EDS cautiously welcomes Resource Legislation Amendment Bill

EDS cautiously welcomes Resource Legislation Amendment Bill

The Resource Legislation Amendment Bill, introduced in Parliament earlier today has been cautiously welcomed by the Environmental Defence Society.

“The Bill apparently puts in place a moderate set of progressive reforms. It has dropped the objectionable elements proposed earlier and in that respect is a significant win for our natural heritage and is consistent with our advocacy,” says EDS Chairman Gary Taylor.

“The core environmental protections in Part 2 of the RMA remain intact. There is one addition to section 6 to do with natural hazards which has been well signalled and has merit. There are no other changes to either section 6 or section 7 so the environmental bottom lines remain intact. That is very important.

“The earlier proposal to explicitly prioritise private rights has also been dropped. This is important because in the contest between private rights and the public interest in resource management, the public interest in nature generally loses out.

“The Bill also implements a number of recommendations from the Land and Water Forum. There is a collaborative plan-making track, plan templates, common definitions and some tweaking of national policy statements and national environmental standards.

“There are also changes to the EEZ Act to create what looks like the equivalent of a national policy statement which would set Government priorities for the offshore marine environment. This will need careful analysis. If it enables more weighting in favour of extraction, that would be unfortunate.  But if it enables some marine spatial planning that would be helpful in reducing conflict.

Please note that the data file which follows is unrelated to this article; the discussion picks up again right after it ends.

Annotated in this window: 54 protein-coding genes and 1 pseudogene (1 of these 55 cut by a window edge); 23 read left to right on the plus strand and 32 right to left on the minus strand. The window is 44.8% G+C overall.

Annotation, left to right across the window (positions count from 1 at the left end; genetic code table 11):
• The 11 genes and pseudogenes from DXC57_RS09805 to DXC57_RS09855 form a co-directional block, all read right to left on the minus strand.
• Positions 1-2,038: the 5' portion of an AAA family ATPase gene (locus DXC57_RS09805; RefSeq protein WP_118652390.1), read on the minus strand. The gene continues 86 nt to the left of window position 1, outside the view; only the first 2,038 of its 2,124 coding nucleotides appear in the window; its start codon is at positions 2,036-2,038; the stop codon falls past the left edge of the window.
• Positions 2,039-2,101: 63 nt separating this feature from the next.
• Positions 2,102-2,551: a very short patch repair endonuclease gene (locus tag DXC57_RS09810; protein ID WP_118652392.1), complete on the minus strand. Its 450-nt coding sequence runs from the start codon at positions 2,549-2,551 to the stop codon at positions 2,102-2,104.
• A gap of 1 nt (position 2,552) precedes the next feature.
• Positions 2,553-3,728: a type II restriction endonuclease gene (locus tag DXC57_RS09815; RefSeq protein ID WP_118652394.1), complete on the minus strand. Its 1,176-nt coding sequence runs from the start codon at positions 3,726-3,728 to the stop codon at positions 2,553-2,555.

“The one area that hasn’t been adequately addressed in this Bill is the disconnect that occurs at present between plan-making and consenting. We put a lot of effort into plans and they have to give effect to national directions. But when it comes to resource consenting, councils only have to “have regard to” plans. We need to tighten up the connections and there may be a need for amendments to section 104 of the RMA. This is we think the big gap in our RMA framework and needs fixing.

“There are potential areas of concern in the Bill that need careful consideration that relate mostly to processes.

The red flag areas include the third plan-making track for so-called urgent situations; the provision for blended hearings for RMA consents and approvals under other acts; further limitations on standing to be a submitter; the changes to the appointment process to EPA hearings; allowing councils to not require consents for minor issues; the reversal of the presumption on subdivision; and no doubt much more that will become evident after detailed analysis. 

“This is a big Bill. The devil will be in the detail. We will take time to review it and will be making substantive submissions to the select committee. We expect that to be a thorough and constructive process, unlike normal select committee processes.

“EDS will be posting its analysis of the Bill on our website,” Mr Taylor concluded. 

Download full statement (pdf)

Last updated at 12:37PM on November 27, 2015